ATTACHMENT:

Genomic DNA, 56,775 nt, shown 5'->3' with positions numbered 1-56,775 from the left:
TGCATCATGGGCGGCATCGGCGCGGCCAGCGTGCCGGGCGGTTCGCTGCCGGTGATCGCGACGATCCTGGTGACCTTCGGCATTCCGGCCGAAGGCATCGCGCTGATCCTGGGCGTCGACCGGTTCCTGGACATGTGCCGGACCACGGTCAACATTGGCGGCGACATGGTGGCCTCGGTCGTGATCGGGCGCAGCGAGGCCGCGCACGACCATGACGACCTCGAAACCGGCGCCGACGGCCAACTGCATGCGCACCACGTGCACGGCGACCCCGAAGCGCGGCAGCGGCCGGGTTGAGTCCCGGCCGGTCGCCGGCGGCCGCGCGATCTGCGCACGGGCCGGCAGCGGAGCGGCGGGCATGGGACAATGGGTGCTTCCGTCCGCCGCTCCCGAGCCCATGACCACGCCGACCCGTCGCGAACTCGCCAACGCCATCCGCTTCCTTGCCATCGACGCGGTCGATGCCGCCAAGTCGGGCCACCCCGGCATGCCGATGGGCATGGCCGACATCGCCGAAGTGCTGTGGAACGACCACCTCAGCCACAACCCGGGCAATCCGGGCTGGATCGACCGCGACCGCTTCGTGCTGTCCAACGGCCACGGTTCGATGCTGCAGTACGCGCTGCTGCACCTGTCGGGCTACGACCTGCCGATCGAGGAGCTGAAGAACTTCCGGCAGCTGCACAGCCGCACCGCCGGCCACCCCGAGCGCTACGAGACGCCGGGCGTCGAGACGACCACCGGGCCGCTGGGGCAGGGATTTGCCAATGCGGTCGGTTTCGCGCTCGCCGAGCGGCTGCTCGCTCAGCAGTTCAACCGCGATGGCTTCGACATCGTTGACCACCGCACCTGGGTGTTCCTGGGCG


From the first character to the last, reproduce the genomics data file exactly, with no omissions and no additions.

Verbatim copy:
Genomic DNA, 56,775 nt, shown 5'->3' with positions numbered 1-56,775 from the left:
TGCATCATGGGCGGCATCGGCGCGGCCAGCGTGCCGGGCGGTTCGCTGCCGGTGATCGCGACGATCCTGGTGACCTTCGGCATTCCGGCCGAAGGCATCGCGCTGATCCTGGGCGTCGACCGGTTCCTGGACATGTGCCGGACCACGGTCAACATTGGCGGCGACATGGTGGCCTCGGTCGTGATCGGGCGCAGCGAGGCCGCGCACGACCATGACGACCTCGAAACCGGCGCCGACGGCCAACTGCATGCGCACCACGTGCACGGCGACCCCGAAGCGCGGCAGCGGCCGGGTTGAGTCCCGGCCGGTCGCCGGCGGCCGCGCGATCTGCGCACGGGCCGGCAGCGGAGCGGCGGGCATGGGACAATGGGTGCTTCCGTCCGCCGCTCCCGAGCCCATGACCACGCCGACCCGTCGCGAACTCGCCAACGCCATCCGCTTCCTTGCCATCGACGCGGTCGATGCCGCCAAGTCGGGCCACCCCGGCATGCCGATGGGCATGGCCGACATCGCCGAAGTGCTGTGGAACGACCACCTCAGCCACAACCCGGGCAATCCGGGCTGGATCGACCGCGACCGCTTCGTGCTGTCCAACGGCCACGGTTCGATGCTGCAGTACGCGCTGCTGCACCTGTCGGGCTACGACCTGCCGATCGAGGAGCTGAAGAACTTCCGGCAGCTGCACAGCCGCACCGCCGGCCACCCCGAGCGCTACGAGACGCCGGGCGTCGAGACGACCACCGGGCCGCTGGGGCAGGGATTTGCCAATGCGGTCGGTTTCGCGCTCGCCGAGCGGCTGCTCGCTCAGCAGTTCAACCGCGATGGCTTCGACATCGTTGACCACCGCACCTGGGTGTTCCTGGGCG